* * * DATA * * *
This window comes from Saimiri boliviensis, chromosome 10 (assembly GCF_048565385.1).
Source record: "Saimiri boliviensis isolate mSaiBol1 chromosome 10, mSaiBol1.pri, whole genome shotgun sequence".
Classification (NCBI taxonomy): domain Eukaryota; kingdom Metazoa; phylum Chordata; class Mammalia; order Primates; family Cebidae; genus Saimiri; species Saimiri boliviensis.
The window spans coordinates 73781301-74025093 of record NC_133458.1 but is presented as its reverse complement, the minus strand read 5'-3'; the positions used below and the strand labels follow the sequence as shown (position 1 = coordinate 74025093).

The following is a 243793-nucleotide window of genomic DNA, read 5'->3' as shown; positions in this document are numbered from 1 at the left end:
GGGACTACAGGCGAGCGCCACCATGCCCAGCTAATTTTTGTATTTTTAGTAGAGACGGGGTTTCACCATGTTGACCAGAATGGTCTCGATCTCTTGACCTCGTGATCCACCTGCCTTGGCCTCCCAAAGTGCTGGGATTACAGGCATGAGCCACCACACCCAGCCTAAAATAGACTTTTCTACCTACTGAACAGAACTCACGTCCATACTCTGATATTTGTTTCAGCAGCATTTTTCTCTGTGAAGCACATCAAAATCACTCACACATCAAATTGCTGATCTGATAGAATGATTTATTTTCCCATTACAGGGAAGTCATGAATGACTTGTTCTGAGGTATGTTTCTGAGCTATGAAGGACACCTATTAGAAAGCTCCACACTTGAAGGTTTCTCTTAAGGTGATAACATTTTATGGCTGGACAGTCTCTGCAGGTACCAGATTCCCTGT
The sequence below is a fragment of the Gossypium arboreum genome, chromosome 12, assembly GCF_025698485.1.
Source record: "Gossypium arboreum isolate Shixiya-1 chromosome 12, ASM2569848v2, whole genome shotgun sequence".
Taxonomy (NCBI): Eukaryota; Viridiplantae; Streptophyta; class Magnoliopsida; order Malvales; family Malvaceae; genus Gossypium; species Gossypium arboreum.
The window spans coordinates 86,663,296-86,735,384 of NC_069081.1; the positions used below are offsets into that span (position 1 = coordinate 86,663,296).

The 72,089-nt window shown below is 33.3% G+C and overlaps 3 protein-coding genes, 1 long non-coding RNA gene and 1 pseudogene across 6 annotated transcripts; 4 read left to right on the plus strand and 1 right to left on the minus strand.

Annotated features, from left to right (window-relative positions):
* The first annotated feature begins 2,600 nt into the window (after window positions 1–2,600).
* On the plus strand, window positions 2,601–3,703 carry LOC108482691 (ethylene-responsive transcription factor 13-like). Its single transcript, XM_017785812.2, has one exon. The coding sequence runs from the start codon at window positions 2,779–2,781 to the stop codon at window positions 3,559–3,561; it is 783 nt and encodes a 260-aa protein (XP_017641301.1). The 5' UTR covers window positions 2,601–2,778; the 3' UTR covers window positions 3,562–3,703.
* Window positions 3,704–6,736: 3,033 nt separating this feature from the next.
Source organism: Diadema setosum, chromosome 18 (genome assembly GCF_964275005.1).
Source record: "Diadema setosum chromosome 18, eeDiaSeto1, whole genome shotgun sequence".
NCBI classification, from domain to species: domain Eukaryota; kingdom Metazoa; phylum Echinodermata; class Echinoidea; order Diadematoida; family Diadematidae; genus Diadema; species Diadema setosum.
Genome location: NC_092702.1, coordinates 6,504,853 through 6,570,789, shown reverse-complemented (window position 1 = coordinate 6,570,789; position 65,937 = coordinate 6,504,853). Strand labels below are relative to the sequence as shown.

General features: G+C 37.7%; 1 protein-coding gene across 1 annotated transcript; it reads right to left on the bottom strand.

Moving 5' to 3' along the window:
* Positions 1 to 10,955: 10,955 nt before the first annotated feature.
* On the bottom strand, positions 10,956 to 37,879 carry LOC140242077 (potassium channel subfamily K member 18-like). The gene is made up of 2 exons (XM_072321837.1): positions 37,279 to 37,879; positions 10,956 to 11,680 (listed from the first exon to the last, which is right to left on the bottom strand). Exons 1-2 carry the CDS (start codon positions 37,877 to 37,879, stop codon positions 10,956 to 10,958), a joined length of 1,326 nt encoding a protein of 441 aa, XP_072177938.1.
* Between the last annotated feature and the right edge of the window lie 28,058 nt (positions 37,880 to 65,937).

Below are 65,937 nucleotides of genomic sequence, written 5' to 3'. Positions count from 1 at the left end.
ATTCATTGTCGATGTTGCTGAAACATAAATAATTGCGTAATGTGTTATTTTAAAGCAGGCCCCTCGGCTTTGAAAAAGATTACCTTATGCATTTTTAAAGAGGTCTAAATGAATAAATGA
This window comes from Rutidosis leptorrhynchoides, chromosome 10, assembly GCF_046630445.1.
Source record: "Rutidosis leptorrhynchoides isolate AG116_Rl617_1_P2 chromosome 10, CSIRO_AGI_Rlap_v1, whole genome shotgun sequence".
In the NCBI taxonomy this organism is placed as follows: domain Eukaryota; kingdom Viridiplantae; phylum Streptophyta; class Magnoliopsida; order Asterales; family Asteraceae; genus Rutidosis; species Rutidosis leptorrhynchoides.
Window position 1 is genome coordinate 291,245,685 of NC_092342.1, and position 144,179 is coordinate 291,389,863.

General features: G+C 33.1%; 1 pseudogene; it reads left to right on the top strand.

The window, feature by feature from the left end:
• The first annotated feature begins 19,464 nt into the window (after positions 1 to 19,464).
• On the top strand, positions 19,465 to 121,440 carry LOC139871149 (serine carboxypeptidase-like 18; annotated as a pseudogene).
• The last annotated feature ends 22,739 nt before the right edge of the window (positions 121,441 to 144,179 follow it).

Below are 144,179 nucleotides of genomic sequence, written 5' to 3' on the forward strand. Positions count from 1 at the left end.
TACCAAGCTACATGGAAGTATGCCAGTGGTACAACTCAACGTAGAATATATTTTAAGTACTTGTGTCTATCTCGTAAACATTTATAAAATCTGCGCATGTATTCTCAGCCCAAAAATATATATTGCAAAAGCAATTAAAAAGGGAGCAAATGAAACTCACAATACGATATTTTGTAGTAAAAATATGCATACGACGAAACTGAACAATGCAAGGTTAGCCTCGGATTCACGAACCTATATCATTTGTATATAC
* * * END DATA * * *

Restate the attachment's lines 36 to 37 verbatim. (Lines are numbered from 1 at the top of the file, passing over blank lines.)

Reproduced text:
Below are 144,179 nucleotides of genomic sequence, written 5' to 3' on the forward strand. Positions count from 1 at the left end.
TACCAAGCTACATGGAAGTATGCCAGTGGTACAACTCAACGTAGAATATATTTTAAGTACTTGTGTCTATCTCGTAAACATTTATAAAATCTGCGCATGTATTCTCAGCCCAAAAATATATATTGCAAAAGCAATTAAAAAGGGAGCAAATGAAACTCACAATACGATATTTTGTAGTAAAAATATGCATACGACGAAACTGAACAATGCAAGGTTAGCCTCGGATTCACGAACCTATATCATTTGTATATAC